Hypopituitarism (Panhypopituitarism) Clinical Presentation

Updated: Mar 16, 2017
  • Author: Bernard Corenblum, MD, FRCPC; Chief Editor: Romesh Khardori, MD, PhD, FACP  more...
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Presentation

History

Presentation varies from asymptomatic to acute collapse, depending on the etiology, rapidity of onset, and predominant hormones involved. Initially, a patient with any hormone deficiency may be asymptomatic. Individuals with the following deficiencies present with the indicated condition:

  • TSH deficiency - Hypothyroidism
  • Gonadotropin deficiency - Hypogonadism
  • GH deficiency - Failure to thrive and short stature in children; most adults are asymptomatic, but some may experience fatigue and weakness and decreased quality of life
  • ADH deficiency - Polyuria and polydipsia

Other presenting features may be attributable to the underlying cause. A patient with a space-occupying lesion may present with headaches, double-vision, or visual-field deficits. A patient with large lesions involving the hypothalamus may present with polydipsia/polyuria or, rarely, syndrome of inappropriate secretion of antidiuretic hormone (SIADH).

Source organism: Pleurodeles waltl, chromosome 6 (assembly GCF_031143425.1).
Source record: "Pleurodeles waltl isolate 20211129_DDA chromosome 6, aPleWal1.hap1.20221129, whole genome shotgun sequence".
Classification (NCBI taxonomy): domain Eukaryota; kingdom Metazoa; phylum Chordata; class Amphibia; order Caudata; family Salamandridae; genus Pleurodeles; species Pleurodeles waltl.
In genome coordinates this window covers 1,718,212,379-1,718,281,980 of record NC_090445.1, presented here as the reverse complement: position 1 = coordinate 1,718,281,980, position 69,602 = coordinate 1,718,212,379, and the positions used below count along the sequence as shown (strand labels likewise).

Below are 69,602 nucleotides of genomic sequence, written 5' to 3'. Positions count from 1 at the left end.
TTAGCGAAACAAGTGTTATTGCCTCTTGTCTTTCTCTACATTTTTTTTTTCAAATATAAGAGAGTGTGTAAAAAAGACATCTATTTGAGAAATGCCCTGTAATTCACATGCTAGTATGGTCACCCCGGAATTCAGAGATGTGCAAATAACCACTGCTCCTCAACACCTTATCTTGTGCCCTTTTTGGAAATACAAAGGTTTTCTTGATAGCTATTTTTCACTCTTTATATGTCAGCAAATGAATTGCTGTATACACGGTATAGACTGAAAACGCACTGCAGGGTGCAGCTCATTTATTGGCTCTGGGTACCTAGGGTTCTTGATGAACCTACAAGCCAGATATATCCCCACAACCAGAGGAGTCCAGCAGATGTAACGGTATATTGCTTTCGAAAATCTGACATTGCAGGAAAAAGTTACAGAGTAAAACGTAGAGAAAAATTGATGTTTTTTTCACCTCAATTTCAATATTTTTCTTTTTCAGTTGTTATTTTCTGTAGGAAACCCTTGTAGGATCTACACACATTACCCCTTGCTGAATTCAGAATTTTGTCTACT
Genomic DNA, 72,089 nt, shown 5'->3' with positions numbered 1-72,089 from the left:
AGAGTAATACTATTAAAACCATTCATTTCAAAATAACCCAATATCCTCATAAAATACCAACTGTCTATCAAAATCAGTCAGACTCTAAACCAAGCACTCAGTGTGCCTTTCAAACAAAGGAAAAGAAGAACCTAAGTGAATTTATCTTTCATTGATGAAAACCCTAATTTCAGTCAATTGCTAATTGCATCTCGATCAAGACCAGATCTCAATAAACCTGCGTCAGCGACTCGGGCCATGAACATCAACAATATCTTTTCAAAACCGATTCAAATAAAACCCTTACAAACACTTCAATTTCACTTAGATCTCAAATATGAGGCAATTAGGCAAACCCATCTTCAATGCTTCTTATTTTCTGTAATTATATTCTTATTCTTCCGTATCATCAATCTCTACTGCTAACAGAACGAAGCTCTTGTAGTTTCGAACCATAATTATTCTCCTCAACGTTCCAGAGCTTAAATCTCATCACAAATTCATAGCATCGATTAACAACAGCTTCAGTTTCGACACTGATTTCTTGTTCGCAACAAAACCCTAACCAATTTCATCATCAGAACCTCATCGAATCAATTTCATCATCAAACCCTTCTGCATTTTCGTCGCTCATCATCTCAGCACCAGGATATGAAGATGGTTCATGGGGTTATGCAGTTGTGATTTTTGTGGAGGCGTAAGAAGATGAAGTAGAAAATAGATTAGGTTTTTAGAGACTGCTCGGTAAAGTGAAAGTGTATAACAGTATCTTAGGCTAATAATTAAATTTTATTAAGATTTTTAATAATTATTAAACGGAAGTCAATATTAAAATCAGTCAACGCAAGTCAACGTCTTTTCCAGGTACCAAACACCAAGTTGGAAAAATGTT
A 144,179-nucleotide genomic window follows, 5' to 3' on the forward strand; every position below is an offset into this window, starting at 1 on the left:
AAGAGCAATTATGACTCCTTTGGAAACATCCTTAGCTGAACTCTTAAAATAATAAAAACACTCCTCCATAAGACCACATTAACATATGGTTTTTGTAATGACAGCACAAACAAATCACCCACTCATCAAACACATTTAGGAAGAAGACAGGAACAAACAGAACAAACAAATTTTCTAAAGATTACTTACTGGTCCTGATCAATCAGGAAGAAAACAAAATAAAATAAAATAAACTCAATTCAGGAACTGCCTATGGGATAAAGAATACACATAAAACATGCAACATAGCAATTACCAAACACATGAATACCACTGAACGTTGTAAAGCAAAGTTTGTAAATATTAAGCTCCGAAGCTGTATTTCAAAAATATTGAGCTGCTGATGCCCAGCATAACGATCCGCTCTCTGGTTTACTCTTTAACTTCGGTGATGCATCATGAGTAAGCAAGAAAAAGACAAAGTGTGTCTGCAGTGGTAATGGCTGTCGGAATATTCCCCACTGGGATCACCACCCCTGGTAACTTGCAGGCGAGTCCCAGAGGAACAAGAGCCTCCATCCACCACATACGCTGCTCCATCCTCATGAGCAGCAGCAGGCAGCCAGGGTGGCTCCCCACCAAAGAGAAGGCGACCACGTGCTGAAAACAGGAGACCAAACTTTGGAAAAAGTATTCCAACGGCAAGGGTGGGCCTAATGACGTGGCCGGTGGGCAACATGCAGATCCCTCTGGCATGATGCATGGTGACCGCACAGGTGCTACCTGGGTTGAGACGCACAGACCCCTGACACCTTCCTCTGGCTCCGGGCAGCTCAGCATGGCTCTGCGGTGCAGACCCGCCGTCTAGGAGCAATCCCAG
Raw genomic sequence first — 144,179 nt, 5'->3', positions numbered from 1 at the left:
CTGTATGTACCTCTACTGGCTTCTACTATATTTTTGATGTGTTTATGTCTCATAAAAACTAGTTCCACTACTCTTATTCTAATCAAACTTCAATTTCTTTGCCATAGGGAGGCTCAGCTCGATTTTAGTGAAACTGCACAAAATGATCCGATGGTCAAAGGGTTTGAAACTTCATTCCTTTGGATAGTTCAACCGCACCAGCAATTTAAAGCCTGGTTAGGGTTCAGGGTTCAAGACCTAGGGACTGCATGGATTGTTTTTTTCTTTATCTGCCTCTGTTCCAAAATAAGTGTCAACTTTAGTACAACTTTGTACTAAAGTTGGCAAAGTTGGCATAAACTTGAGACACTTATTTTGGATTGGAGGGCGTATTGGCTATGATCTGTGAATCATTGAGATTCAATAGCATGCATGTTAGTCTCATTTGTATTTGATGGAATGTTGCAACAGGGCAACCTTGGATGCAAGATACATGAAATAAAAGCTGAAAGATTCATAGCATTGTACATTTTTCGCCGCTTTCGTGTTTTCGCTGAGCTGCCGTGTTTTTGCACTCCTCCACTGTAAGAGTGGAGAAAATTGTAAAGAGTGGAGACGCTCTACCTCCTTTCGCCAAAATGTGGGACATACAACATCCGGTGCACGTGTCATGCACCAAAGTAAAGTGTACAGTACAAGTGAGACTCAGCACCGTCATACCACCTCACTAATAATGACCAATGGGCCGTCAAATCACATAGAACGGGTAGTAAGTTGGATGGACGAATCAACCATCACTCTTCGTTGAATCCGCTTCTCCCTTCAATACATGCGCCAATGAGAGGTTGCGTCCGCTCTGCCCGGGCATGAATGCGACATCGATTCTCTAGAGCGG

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Physical Examination

Physical examination findings may be normal in subtle presentations. Patients may present with features attributable to deficiency of target hormones, including hypothyroidism (with a small, soft thyroid gland), adrenal insufficiency, hypogonadism (with small, soft testes in men), and failure to thrive.

In the stable patient, with the diverse complaints associated with hypopituitarism, a complete physical examination, including thyroid palpation, genital inspection, and ophthalmic examination, can support the diagnosis of hypopituitarism. During the neurologic and ophthalmic examinations, check specifically for visual acuity, extraocular movements, and bitemporal hemianopsia. Also look for evidence of hormonal hypersecretion due to a large functioning adenoma, such as signs of Cushing disease, acromegaly, or galactorrhea.

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